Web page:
• Speaking of WTP4: The water utility has recently touted a decision to change its Spicewood Springs shaft from a "working site" to a "retrieval site," meaning fewer trucks rumbling through the neighborhood, but neighbors still oppose the project. The Parks and Recreation Board will hold a hearing Tuesday, Oct. 26, to consider whether to approve the use of parkland to site the shaft. (The meeting notice had not been posted at press time.)
• As the city dumps its resources into WTP4, Travis County tries to preserve the ones it has. Commissioners on Tuesday approved a one-year ban on new development in areas that would rely on water from the Trinity Aquifer. Margaret Gómez and Ron Davis were MIA for the vote.
• Wildflower Terrace, a new residential development – this one an affordable rental community for seniors – broke ground Wednesday at the Mueller neighborhood project, near the site of the former airport's control tower. DMA Development Co. plans a four-story, multifamily complex for folks who have made it to 55 years and up.
• While local boosters sing Mueller's praises, investors are keening over the troubled redevelopment deal at the former site of Concordia College: The University Park office building, the lone structure on the barren property, is now slated for the sales block; tenant Texas Monthly, meanwhile, considers an exit strategy.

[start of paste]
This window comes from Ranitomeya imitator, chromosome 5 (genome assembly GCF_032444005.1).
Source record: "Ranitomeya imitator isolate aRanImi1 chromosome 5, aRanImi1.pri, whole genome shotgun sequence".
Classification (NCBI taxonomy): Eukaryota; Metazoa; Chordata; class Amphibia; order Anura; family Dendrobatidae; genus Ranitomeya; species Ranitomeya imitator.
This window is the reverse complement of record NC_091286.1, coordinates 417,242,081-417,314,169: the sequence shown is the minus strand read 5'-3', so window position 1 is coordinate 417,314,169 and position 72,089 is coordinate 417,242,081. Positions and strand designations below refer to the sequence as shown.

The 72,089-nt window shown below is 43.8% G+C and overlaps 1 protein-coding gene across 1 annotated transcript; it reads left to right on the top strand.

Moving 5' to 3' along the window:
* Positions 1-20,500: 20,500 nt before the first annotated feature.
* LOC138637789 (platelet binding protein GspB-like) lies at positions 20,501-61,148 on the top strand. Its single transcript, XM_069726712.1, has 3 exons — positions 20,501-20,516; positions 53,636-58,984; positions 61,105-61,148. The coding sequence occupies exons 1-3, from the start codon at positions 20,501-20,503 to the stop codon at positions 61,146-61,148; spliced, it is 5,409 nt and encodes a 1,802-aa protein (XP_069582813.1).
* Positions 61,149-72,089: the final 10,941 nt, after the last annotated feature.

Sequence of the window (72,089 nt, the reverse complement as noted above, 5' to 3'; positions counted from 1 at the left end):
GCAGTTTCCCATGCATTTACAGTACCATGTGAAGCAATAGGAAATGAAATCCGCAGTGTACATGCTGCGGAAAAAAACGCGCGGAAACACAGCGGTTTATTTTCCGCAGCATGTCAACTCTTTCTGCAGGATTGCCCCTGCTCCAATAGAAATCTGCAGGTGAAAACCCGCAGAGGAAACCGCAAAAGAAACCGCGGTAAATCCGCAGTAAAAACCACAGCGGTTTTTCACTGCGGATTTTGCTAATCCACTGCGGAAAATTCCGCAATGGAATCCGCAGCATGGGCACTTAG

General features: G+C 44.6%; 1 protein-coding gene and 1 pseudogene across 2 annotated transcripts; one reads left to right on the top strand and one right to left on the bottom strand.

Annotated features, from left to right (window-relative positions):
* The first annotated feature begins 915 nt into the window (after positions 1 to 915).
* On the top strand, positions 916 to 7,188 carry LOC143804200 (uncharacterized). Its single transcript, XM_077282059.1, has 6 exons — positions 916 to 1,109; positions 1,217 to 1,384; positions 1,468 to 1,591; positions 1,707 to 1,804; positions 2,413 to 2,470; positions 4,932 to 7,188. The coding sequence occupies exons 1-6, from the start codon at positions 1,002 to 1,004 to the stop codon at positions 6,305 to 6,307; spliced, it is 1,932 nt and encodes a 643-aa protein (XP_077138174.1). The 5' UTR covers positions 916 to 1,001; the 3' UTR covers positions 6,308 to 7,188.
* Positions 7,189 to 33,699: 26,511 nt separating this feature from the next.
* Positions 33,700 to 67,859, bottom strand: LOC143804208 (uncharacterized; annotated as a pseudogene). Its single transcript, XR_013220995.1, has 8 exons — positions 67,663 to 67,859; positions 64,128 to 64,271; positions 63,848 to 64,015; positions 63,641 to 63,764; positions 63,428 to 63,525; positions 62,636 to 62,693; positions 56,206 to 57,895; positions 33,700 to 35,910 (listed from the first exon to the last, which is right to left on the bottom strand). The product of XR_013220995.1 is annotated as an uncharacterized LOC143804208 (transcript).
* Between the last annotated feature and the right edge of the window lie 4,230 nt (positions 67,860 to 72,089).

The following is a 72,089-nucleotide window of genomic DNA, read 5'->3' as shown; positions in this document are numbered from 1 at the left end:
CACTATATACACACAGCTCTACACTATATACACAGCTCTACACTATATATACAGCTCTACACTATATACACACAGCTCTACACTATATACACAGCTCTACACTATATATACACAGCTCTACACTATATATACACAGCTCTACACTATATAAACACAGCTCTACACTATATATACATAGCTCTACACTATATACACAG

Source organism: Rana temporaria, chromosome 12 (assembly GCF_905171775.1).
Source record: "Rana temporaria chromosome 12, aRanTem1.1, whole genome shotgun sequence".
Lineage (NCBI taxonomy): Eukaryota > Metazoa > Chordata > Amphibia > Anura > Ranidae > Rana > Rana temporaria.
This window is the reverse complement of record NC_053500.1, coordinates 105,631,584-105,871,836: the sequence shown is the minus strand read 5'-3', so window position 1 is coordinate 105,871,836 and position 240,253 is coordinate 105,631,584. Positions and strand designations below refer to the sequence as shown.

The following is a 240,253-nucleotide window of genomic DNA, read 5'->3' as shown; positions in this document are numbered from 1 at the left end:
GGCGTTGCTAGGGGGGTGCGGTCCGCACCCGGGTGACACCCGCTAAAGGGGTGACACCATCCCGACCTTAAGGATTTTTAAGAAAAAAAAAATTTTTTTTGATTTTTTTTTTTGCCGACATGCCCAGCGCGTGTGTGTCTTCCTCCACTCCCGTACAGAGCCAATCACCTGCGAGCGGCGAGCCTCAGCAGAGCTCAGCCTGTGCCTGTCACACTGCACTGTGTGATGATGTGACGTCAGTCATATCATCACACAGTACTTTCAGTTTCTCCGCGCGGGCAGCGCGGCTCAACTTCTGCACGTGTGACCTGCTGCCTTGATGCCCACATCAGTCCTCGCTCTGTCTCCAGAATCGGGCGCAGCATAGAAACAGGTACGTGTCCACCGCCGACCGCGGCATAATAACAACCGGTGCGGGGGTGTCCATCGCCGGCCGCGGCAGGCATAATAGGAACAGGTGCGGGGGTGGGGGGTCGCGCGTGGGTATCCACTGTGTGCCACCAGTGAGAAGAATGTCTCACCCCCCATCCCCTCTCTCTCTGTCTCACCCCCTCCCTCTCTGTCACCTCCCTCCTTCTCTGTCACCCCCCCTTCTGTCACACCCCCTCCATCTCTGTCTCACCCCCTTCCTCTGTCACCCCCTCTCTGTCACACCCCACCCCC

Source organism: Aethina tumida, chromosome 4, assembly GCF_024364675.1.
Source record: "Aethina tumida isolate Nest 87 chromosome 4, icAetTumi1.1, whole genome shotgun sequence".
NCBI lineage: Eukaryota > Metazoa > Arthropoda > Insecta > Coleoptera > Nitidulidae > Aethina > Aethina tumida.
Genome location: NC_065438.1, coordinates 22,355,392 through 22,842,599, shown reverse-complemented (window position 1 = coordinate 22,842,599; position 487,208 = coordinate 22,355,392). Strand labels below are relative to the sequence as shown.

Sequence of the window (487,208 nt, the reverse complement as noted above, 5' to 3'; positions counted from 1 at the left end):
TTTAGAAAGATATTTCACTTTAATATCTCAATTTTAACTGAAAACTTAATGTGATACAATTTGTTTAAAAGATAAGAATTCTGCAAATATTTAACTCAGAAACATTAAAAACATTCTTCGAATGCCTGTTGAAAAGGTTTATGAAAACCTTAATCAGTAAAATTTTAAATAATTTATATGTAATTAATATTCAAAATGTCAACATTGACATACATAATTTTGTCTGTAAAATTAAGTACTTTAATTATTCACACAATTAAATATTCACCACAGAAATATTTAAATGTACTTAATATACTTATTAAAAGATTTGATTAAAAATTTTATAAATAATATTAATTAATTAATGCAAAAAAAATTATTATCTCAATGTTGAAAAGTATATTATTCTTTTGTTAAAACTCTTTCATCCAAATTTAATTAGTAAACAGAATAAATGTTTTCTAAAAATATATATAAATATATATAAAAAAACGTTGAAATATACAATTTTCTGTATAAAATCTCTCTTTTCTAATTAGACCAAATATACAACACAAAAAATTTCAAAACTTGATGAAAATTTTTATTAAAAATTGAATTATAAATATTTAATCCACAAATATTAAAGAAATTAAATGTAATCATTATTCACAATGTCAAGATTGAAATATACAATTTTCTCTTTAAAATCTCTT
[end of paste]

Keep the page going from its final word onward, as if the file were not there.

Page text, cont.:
• The Texas Tribune announced Tuesday a new content deal with The New York Times, while on the same day, the Austin American-Statesman tooted its horn about a new business partnership with The Onion.
• Texas Attorney General Greg Abbott has again slain the dragons that sought to dismantle the righteousness of Texas: The 5th U.S. Court of Appeals sided with the A.G. last week when it ruled that the recently amended state pledge – to which the phrase "one state under God" was added in 2007 – does not violate the U.S. Constitution.
• A new study by the Center for American Progress alleges that the direction and results of research at Texas universities – including UT-Austin – were compromised by Big Oil. The report found that the terms of several industry-sponsored research alliance agreements allowed oil firms to subvert the grant allocation process and disregard necessary academic peer review.
Quote of the Week
"Regrettably, incumbent Governor Rick Perry has declined to join us for this debate, and for that I believe we are all the poorer."
– The Dallas Morning News' Austin bureau chief, Christy Hoppe, who moderated Tuesday's debate